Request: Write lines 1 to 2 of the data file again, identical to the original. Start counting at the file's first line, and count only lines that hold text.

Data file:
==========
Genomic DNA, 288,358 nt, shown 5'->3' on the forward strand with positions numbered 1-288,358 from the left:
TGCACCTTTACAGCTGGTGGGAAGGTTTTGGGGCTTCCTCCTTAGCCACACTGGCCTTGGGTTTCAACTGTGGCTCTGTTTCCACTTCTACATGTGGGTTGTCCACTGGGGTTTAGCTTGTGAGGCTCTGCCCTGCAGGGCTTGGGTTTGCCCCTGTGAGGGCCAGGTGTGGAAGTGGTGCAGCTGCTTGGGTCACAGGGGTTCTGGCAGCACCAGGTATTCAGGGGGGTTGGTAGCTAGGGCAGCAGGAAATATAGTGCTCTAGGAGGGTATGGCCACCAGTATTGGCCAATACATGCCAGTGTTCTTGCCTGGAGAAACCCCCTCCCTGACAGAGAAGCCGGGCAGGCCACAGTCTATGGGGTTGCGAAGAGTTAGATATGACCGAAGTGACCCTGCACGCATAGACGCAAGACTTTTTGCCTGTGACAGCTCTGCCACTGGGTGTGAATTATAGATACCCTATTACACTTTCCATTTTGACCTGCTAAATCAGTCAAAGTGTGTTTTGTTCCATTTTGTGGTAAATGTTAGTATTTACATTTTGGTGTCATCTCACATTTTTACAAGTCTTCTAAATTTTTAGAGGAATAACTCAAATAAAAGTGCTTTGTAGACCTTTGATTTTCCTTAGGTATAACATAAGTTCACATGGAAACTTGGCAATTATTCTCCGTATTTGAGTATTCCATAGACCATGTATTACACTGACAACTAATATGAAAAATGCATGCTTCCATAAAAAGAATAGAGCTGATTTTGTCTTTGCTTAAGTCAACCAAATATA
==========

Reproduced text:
Genomic DNA, 288,358 nt, shown 5'->3' on the forward strand with positions numbered 1-288,358 from the left:
TGCACCTTTACAGCTGGTGGGAAGGTTTTGGGGCTTCCTCCTTAGCCACACTGGCCTTGGGTTTCAACTGTGGCTCTGTTTCCACTTCTACATGTGGGTTGTCCACTGGGGTTTAGCTTGTGAGGCTCTGCCCTGCAGGGCTTGGGTTTGCCCCTGTGAGGGCCAGGTGTGGAAGTGGTGCAGCTGCTTGGGTCACAGGGGTTCTGGCAGCACCAGGTATTCAGGGGGGTTGGTAGCTAGGGCAGCAGGAAATATAGTGCTCTAGGAGGGTATGGCCACCAGTATTGGCCAATACATGCCAGTGTTCTTGCCTGGAGAAACCCCCTCCCTGACAGAGAAGCCGGGCAGGCCACAGTCTATGGGGTTGCGAAGAGTTAGATATGACCGAAGTGACCCTGCACGCATAGACGCAAGACTTTTTGCCTGTGACAGCTCTGCCACTGGGTGTGAATTATAGATACCCTATTACACTTTCCATTTTGACCTGCTAAATCAGTCAAAGTGTGTTTTGTTCCATTTTGTGGTAAATGTTAGTATTTACATTTTGGTGTCATCTCACATTTTTACAAGTCTTCTAAATTTTTAGAGGAATAACTCAAATAAAAGTGCTTTGTAGACCTTTGATTTTCCTTAGGTATAACATAAGTTCACATGGAAACTTGGCAATTATTCTCCGTATTTGAGTATTCCATAGACCATGTATTACACTGACAACTAATATGAAAAATGCATGCTTCCATAAAAAGAATAGAGCTGATTTTGTCTTTGCTTAAGTCAACCAAATATA